All I need is coffee, a camera and some inspiration!
Many of us have got a bit more time on our hands than usual, so here are some ideas of how your camera (and/or phone) can keep boredom at bay.
My friend Sam is practicing his skills ready for a future trip
- Read the camera manual (often online not in hard copy)! And then try out a new setting.
- Sort out the archive -do you have a sensible structure of folders and sub-folders? -do you backup regularly? -clear out the images you will really never use; -go through your (now) wonderfully organised archive and add keywords.
- Develop your post-processing skills – there are some great guides to help you on YouTube, or just experiment. Perhaps try a new editing tool. Perhaps download a new App to change the way you take or edit images on your phone. A great way to have some fun.
- Play with flash and other methods of indoor lighting, such as lamps and candles.
- Try out still life and flat lay photography.
- Work on separating your subject from the background, or maybe adding more blur – shallow depth of field and ICM could become your friends.
- Photo one object in 10 different ways.
- Pick a professional photographer or two, and look closely at their work. This is a great way to get inspiration.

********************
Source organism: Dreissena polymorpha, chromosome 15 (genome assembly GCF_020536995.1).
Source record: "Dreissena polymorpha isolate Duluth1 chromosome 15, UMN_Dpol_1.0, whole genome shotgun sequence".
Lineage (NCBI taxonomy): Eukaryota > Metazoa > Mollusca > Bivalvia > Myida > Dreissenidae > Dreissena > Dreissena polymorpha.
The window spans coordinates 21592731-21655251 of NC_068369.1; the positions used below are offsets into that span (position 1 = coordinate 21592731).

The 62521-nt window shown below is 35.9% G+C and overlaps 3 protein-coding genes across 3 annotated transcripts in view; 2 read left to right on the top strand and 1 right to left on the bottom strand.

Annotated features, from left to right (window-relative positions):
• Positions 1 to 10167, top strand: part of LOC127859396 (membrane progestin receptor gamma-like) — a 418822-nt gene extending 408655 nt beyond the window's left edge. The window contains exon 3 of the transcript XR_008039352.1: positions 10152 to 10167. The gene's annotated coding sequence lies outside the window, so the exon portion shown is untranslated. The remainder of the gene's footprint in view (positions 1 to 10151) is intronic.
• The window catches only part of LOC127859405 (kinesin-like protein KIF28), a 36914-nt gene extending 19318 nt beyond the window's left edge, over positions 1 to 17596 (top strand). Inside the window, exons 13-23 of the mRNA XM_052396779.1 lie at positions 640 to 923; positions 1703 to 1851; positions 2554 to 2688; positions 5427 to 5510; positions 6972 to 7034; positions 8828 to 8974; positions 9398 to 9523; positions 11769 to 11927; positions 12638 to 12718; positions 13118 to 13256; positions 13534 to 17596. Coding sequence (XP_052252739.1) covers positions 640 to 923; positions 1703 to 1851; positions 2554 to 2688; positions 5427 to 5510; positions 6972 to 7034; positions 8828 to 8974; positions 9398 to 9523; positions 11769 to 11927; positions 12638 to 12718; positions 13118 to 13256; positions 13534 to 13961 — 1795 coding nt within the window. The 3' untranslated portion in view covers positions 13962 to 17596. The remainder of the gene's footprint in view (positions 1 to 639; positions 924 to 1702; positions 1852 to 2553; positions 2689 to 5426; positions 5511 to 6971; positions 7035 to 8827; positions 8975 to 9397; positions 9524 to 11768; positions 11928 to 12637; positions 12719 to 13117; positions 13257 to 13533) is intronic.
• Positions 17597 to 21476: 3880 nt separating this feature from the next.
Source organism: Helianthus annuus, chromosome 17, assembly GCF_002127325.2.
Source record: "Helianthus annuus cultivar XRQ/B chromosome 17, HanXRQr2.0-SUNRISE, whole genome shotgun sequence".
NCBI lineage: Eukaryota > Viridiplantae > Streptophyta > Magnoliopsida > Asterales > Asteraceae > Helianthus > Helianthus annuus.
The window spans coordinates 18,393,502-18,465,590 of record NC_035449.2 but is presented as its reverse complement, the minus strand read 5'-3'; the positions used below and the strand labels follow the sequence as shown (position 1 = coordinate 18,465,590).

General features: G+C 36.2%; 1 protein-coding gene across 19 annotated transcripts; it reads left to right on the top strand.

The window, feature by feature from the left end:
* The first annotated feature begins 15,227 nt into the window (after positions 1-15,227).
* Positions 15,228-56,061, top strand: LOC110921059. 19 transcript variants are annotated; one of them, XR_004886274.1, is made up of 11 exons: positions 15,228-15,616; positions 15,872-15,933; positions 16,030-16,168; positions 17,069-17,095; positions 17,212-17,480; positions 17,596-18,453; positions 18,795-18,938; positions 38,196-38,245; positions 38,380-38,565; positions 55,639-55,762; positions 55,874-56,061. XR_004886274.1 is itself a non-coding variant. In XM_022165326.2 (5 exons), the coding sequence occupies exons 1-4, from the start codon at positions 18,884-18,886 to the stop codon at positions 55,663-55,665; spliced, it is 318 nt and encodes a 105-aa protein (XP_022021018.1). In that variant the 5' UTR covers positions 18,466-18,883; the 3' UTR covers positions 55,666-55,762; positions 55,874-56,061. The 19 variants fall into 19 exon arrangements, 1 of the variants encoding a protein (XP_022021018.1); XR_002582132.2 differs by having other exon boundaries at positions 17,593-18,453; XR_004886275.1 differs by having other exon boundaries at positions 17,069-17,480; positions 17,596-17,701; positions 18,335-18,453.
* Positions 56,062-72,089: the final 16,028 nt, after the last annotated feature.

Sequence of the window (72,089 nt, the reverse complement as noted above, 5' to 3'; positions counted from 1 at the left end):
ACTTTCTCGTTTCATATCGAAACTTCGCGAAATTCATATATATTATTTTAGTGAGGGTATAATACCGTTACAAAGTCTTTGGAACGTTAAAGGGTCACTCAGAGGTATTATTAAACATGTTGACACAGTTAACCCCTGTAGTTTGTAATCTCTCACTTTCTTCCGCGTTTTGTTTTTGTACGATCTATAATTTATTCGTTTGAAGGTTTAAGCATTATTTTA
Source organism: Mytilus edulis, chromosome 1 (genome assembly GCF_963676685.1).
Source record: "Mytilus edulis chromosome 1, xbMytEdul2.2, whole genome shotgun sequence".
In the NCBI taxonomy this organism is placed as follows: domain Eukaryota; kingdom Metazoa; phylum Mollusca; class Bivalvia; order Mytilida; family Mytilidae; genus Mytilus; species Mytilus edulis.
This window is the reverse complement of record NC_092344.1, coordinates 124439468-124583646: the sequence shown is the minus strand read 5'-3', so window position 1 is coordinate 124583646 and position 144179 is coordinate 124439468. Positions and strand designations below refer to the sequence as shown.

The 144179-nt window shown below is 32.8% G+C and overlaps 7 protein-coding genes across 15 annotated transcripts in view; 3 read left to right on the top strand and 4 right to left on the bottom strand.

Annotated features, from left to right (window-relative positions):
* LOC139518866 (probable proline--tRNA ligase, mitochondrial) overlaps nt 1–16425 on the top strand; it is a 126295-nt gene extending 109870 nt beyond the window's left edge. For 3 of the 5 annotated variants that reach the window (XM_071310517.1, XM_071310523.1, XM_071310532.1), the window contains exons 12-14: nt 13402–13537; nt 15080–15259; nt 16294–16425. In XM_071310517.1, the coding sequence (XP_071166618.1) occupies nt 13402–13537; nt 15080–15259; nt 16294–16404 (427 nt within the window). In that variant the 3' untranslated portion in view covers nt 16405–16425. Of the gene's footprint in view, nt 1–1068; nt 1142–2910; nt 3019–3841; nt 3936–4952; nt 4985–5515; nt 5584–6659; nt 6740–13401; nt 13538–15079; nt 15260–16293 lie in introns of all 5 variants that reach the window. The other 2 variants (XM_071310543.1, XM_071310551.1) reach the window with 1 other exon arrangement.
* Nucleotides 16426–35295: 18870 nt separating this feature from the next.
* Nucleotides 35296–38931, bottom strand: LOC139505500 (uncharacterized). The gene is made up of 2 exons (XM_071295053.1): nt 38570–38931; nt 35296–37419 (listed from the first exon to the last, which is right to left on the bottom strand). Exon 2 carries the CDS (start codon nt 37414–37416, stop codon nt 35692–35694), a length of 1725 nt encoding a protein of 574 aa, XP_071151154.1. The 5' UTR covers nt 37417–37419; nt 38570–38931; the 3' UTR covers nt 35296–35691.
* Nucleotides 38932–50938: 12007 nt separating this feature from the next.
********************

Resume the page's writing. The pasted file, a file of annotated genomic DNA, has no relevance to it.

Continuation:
- Try out time-lapse.
- Enter a competition – I keep a list of current competitions here, and you’ll also find plenty of smaller competitions in your local area.
- Get some of your photos reviewed. Some competitions include feedback, and there are plenty of photographers out there who offer reviews.
- Set yourself a mini-project or two, perhaps a tour of your home, a focus on household objects, views from the windows, indoor plants, wildlife in your garden, …
I’ll be back to talk more about most of these suggestions, but there are plenty of ideas there to get you started. Do give comments below or ideas of your own, or anything you’d like me to focus on in more detail. I’ve also got a friendly professional photographer who has offered to help out on one or two of these topics.
Copyright Debbie Smyth, 29 March 2020